CBO valuation in the current recession

From CBO:

The US economy is showing signs of slowing down, but it’s hard to tell if the economy is currently in recession. It is possible that in hindsight it will become apparent that the economy has gone into recession sometime this year. However, this is not clear from the data that was available in early August. Some key indicators point to a slowdown in economic activity in the first half of this year, while others point to continued growth, albeit at a generally slower pace than before.

Real gross domestic product (that is, inflation-adjusted GDP) and industrial production declined. Specifically, real GDP declined by an average of 1.25 percent (year-on-year) in the first two quarters of 2022. Industrial production rose from January to April, remained virtually unchanged in May, and then declined in June.

Other key indicators of economic activity continued to rise in the first half of 2022, although at a slower pace overall than before. For example, real gross domestic income (GDI) increased at an annualized rate of 1.8 percent in the first quarter of 2022, after growing at an average rate of 6.3 percent in the second half of 20212 (GDI data for the second quarter is not yet available). .) Real personal income, excluding federal, state and local government transfer payments to the public, grew at an average annual rate of 0.5% in the first half of 2022, compared to 3.1% in the second half of 2021 And real personal consumption spending rose at an annual average rate of 1.4 percent in the first half of 2022 (with slightly slower growth in the second quarter than in the first), compared with 2.2 percent in the second half of 2021. One of the reasons for the slowdown in personal consumption spending is higher inflation, which has undermined the purchasing power of consumers. Another reason is the decline in real disposable income of the population in the first half of 2022. Savings accumulated during the coronavirus pandemic, including through transfer payments, continued to support consumption.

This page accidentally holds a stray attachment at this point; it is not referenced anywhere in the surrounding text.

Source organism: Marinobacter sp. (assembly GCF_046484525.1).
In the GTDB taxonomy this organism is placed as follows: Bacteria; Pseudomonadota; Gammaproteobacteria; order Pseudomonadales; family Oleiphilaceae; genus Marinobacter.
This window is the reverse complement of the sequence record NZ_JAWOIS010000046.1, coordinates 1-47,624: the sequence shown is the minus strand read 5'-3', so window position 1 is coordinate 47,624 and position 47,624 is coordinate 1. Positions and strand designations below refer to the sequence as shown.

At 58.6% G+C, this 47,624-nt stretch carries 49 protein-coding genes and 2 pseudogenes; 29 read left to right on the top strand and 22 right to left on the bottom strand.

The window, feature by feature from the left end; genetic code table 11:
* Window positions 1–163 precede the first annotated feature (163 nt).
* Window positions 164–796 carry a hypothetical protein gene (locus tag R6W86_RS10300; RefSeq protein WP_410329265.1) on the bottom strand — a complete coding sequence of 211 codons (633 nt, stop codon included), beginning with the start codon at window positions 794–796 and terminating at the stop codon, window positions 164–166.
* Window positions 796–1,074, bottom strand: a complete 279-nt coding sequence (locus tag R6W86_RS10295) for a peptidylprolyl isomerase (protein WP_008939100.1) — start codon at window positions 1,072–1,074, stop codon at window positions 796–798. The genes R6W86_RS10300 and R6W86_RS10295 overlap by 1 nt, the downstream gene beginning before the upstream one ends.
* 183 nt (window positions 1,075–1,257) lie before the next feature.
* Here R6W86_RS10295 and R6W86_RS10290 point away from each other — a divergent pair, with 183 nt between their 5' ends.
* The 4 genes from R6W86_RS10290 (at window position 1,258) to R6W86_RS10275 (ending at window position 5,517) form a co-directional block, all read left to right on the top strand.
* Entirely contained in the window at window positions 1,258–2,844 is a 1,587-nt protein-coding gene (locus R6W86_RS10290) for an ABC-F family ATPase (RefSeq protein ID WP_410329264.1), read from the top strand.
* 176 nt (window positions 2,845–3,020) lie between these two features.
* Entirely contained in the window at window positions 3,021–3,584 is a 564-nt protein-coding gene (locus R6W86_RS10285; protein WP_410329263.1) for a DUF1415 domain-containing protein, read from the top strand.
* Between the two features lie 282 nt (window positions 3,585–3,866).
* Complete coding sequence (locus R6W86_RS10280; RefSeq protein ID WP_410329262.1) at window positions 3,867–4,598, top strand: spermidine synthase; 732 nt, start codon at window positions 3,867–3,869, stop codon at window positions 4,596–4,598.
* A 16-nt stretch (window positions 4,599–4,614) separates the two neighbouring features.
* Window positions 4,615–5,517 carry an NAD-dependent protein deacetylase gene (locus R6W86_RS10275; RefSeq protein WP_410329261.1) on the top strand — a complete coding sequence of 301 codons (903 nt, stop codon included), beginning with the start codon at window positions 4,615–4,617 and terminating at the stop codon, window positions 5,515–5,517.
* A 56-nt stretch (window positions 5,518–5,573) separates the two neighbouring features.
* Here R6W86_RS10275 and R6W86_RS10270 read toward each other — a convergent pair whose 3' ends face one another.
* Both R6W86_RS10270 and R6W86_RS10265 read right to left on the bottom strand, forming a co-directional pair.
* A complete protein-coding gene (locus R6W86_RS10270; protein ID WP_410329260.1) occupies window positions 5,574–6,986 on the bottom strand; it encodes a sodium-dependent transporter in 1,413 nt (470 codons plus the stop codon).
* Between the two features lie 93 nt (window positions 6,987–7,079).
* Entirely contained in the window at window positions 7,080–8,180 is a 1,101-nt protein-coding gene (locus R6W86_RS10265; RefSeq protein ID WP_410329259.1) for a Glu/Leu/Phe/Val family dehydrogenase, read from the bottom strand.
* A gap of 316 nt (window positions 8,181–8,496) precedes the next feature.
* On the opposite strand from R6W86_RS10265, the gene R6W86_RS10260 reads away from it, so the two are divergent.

The labor market remains tight, with low unemployment and higher vacancies, but both have eased in recent months. Net non-farm employment growth averaged 375,000 jobs per month in the second quarter of 2022 compared to 539,000 net jobs added per month in the first quarter and 590,000 net jobs added per month in the second half of 2021. In June 2022, the unemployment rate was 3.6 percent (unchanged since March and close to pre-pandemic lows) and there were about 1.8 job openings for every unemployed person (one of the highest rates in the series’ nearly 22-year history, though and below its highest level of 2.0 in March).

A graphic representation of almost all of these series is in this mail.

For July data, we have the Lewis-Mertens-Stock weekly economic index:

Source: New York Fed via FREDas of 08/04/2022.

Tomorrow we will receive an estimate of the unemployment rate for July. In order to call Sam’s Rule for a recession, the unemployment rate should jump to 5.1% (that is, the 3-month moving average unemployment rate should jump 0.5 p.p. above the lowest unemployment rate recorded last year. Bloomberg Consensus for the Unemployment Rate (U6) to remain constant at 3.6 pp.

Figure 1: Unemployment rate U6 (black), Bloomberg consensus 8/4 (black +), hypothetical rate needed to trigger Sam’s rule (red square). Peak-to-trough dates as determined by the NBER are in grey. Source: BLS via FRED, Bloomberg, NBER, author’s calculations.